This morning, Tom Closser (owner of Aloha Bay) sent this out and we thought it well worth reading if you care about environmental sustainability. It opened our eyes and we hope it opens yours. Utopia is proud to carry Aloha Bay products. Check them out when you get a chance.
WILL GREENWASHING EVER SUBSIDE?
“Never doubt that a small group of thoughtful, committed citizens can change the world. Indeed, it is the only thing that ever has.” – Margaret Mead
All of us are getting bombarded with thousands of messages every day that are doctored and spun by media experts. Greenwashing, like “whitewash” and “green sheen”, are all forms of marketing spin in which positive language or claims are deceptively used to promote the perception that an organization’s products, aims and/or policies are environmentally friendly. Evidence that an organization is greenwashing often comes from pointing out the spending differences: significantly more money or time is spent advertising being “green” (that is, operating with consideration for the environment), than is actually spent on environmentally sound practices.
Greenwashing efforts range from changing the name or label of a product to evoke the natural environment on a product that contains harmful chemicals to multimillion dollar advertising campaigns portraying highly polluting energy companies as eco-friendly. The rise of green and sustainable business practices has sent a ripple, maybe even a storm, heck more like a tsunami through the natural food industry. While many organizations have made an earnest attempt to become greener, it’s also no surprise that many others have attempted to use marketing to disguise feeble efforts and mislead consumers about what they’re actually doing.
While greenwashing is not new, its use has increased over recent years to meet consumer demand for environmentally friendly goods and services. The Federal Trade Commission (FTC) provides voluntary guidelines for environmental marketing claims. However, the green guidelines were not created to be used as an enforceable guideline but instead were intended to be followed voluntarily. The problem is compounded for especially in the lifestyle category there are no guidelines. Manufacturers can still claim their candles are “all natural” or “100% vegan” when they contain hexane derived soy wax. In an effort to appear to use pure essential oils, manufacturers claim “signature perfume blends with essential and natural oils” when the fragrance is actually 99% synthetic. Candlemakers are not required to list all the petrochemical additives used in candle making or in their proprietary fragrances. Terms such as “Soy Candles” or “Beeswax” can be on a product label when in fact the contents are a blend of paraffin and other waxes.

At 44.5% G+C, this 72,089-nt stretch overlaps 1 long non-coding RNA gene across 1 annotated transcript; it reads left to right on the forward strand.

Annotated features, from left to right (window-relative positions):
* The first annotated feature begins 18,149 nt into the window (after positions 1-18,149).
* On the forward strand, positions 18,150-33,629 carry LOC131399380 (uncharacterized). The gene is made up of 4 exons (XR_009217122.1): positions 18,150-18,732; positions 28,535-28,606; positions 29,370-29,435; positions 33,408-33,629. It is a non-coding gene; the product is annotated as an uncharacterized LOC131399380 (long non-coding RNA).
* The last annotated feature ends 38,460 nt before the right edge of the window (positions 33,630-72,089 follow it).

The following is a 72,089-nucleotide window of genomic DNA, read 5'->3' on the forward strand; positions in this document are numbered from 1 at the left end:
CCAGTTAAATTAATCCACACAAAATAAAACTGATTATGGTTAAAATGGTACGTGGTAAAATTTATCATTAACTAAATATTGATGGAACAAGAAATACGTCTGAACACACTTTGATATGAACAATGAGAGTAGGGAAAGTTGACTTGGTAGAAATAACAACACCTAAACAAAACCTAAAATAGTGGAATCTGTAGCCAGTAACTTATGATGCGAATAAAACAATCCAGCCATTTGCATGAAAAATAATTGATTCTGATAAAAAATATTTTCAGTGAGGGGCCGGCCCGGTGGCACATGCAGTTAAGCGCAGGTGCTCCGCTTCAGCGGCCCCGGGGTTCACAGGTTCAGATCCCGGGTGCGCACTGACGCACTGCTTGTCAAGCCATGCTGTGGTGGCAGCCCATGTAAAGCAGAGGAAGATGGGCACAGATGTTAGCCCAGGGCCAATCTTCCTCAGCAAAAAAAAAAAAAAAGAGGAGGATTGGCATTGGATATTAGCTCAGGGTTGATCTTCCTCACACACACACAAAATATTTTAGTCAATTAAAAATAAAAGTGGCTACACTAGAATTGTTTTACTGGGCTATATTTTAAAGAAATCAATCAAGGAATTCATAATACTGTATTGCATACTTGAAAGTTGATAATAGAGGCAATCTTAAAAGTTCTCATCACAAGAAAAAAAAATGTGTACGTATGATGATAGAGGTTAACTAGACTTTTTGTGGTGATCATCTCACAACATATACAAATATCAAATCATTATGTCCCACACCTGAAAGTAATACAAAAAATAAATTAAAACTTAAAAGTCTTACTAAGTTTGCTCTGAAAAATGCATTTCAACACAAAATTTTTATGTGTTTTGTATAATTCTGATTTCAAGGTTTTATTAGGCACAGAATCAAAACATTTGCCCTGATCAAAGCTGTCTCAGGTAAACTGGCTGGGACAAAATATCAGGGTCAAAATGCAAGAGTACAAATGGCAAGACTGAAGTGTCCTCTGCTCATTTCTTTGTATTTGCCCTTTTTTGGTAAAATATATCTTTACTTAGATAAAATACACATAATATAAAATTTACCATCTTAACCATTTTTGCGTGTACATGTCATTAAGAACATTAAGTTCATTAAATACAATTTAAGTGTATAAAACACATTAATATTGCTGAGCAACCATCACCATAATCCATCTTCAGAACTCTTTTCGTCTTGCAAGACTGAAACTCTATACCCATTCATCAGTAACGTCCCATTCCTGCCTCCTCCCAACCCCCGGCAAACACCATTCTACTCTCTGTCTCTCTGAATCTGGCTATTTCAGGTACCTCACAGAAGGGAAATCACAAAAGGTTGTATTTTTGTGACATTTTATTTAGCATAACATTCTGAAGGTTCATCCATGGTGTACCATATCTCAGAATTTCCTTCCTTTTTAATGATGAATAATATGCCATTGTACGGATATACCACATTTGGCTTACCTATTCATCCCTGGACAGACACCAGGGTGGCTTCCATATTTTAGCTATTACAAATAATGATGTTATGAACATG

Examples of Greenwashing
Throughout the year in Aloha Bay’s monthly newsletters, we will address these myths and more:
- One type of wax burns longer, better, cleaner, and is drip less.
- Beeswax candles are the purest. (They are full of pesticide residue.)
- Only beeswax gives off healthful negative ions and cleans your air.
- Commercially farmed, pesticide and heavy equipment intensive, annual soy crops are sustainable, eco-friendly, renewable, and carbon neutral.
- Candles are soot free.
- Pure essentials oils and synthetic fragrances are the same.
- Any soy wax is non-GMO.
- Beeswax and soy wax are healthier alternatives.
- Palm plantations and not soy farms are destroying rainforests.
- Palm production is killing off orangutans and other wildlife.
However, It’s Becoming Tougher to Hoodwink the Public.
Even if the rise of greenwashing, paired with ineffective regulation, contributes to our skepticism of all green claims, and perhaps diminishes consumer’s confidence in our power to motivate companies toward greener solutions for manufacturing processes and business operations, don’t give up.